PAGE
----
Teitel (forthcoming 2009) identifies five types of relationships: 1- Serial/supply or value chain; 2 - Parallel/Peer relationships; 3 - Silos; 4 - Nested hierarchies; and 5 - Combinations of above, or unconnected, unaligned, unaffiliated. Click here for more information on the five interdependencies.

Another approach to identifying potential partners is to use a common problem or challenge as the focus and see what other organizations can contribute. In this approach, you and your colleagues would identify one or two pressing, tough, seemingly intractable issues you face in your organization and identify other organizations and networks that can contribute to that purpose. Any of these approaches will help you identify existing or potential partners. Some of these will be organizations you know about; some you will already have connections with. The next step is to figure out which relationships would make sense to develop or deepen, which requires thinking differently about how you work with them.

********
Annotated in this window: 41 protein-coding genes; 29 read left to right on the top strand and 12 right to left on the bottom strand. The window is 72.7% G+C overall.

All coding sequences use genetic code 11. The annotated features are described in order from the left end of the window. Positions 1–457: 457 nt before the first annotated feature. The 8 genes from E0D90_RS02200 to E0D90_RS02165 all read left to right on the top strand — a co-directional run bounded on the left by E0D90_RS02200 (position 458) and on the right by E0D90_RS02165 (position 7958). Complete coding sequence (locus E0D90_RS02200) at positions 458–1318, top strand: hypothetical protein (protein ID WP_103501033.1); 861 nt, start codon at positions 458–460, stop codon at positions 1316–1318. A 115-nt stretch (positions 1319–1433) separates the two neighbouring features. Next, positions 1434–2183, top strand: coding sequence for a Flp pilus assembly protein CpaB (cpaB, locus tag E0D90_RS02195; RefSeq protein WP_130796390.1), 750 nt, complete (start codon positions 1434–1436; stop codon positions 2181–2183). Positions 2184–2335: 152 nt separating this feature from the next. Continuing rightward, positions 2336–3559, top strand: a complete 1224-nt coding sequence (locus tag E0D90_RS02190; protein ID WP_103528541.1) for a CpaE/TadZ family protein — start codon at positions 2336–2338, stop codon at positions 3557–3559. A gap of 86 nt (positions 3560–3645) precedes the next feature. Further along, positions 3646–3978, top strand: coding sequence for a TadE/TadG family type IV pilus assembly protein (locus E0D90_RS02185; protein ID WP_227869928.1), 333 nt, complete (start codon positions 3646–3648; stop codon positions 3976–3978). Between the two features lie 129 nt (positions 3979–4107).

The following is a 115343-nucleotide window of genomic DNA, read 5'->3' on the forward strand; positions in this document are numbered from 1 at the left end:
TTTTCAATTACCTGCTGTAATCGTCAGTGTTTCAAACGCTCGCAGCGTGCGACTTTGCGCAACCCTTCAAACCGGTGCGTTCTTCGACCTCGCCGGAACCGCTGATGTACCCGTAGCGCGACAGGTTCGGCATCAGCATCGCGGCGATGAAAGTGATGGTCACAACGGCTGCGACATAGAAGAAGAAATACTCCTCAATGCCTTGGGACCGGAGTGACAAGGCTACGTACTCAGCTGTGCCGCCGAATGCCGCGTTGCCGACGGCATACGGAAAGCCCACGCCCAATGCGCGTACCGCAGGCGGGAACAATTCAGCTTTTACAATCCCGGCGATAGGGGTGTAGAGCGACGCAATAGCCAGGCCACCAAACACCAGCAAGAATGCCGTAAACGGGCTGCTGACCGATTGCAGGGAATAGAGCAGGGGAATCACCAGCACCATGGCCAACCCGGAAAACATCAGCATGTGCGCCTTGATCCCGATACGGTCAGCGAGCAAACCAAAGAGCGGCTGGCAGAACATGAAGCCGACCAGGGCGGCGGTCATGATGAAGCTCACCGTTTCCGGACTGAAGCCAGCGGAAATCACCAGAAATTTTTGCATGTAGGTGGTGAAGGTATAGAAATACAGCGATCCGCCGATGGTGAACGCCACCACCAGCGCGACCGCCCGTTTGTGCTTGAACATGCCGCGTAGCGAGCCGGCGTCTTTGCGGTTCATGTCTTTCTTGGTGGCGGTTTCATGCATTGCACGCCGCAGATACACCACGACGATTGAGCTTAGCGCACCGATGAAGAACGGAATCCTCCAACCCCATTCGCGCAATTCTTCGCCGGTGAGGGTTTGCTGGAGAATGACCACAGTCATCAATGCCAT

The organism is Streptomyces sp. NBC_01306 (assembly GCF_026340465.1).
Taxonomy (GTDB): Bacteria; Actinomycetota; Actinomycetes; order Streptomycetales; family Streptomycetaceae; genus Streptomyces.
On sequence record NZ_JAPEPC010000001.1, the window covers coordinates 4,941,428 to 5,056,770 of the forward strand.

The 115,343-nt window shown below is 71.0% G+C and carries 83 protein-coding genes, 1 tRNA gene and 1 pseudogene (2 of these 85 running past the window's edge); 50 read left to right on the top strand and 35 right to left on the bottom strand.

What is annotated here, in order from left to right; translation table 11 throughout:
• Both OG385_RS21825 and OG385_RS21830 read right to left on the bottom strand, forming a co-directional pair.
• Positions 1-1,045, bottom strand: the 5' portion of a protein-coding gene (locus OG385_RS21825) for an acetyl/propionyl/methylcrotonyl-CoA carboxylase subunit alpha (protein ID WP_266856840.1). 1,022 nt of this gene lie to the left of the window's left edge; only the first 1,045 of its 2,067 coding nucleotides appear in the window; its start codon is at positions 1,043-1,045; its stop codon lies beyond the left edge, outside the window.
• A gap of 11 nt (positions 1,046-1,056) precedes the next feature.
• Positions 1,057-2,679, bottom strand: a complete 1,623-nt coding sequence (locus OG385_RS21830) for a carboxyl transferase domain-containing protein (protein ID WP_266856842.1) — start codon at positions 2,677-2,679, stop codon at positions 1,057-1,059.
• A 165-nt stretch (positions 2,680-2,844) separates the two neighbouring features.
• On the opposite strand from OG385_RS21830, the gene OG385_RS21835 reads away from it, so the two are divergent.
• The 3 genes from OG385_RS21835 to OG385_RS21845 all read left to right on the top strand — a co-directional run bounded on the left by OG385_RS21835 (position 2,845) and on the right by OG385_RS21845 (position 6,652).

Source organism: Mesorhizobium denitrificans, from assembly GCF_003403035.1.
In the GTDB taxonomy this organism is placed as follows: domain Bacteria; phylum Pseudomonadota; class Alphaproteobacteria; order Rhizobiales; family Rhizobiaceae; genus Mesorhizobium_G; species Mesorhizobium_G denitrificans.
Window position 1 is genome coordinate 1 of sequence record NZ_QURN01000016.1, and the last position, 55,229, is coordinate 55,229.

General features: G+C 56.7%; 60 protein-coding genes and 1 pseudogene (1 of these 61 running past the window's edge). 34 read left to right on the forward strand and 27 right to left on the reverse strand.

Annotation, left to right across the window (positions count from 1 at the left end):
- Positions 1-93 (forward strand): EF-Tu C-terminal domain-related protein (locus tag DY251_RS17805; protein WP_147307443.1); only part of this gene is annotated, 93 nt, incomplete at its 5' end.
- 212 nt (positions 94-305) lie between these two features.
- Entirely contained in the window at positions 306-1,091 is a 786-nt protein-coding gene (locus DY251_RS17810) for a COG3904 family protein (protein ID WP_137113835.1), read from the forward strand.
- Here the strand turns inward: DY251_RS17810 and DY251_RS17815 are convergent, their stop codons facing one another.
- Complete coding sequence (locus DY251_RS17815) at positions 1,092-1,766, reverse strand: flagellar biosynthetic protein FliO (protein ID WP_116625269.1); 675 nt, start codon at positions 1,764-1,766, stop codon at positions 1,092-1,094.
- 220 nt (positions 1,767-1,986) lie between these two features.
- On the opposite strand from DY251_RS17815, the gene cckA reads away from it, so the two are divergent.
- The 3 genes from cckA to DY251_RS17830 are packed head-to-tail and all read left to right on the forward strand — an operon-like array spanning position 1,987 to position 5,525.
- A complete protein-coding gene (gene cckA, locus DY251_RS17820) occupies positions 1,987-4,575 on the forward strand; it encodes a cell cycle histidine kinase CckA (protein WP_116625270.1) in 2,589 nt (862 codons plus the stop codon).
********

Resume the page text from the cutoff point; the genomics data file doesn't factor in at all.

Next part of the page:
How can you work differently with them?
Deepening partnerships unlocks their potential for mutual organizational learning. It also improves how each partner reaches its purpose.

Molly Baldwin, executive director of Roca describes this as "showing up differently.” Changing Roca’s relationship with the police force, for instance, wasn't a proclamation of how we need to work differently with one another.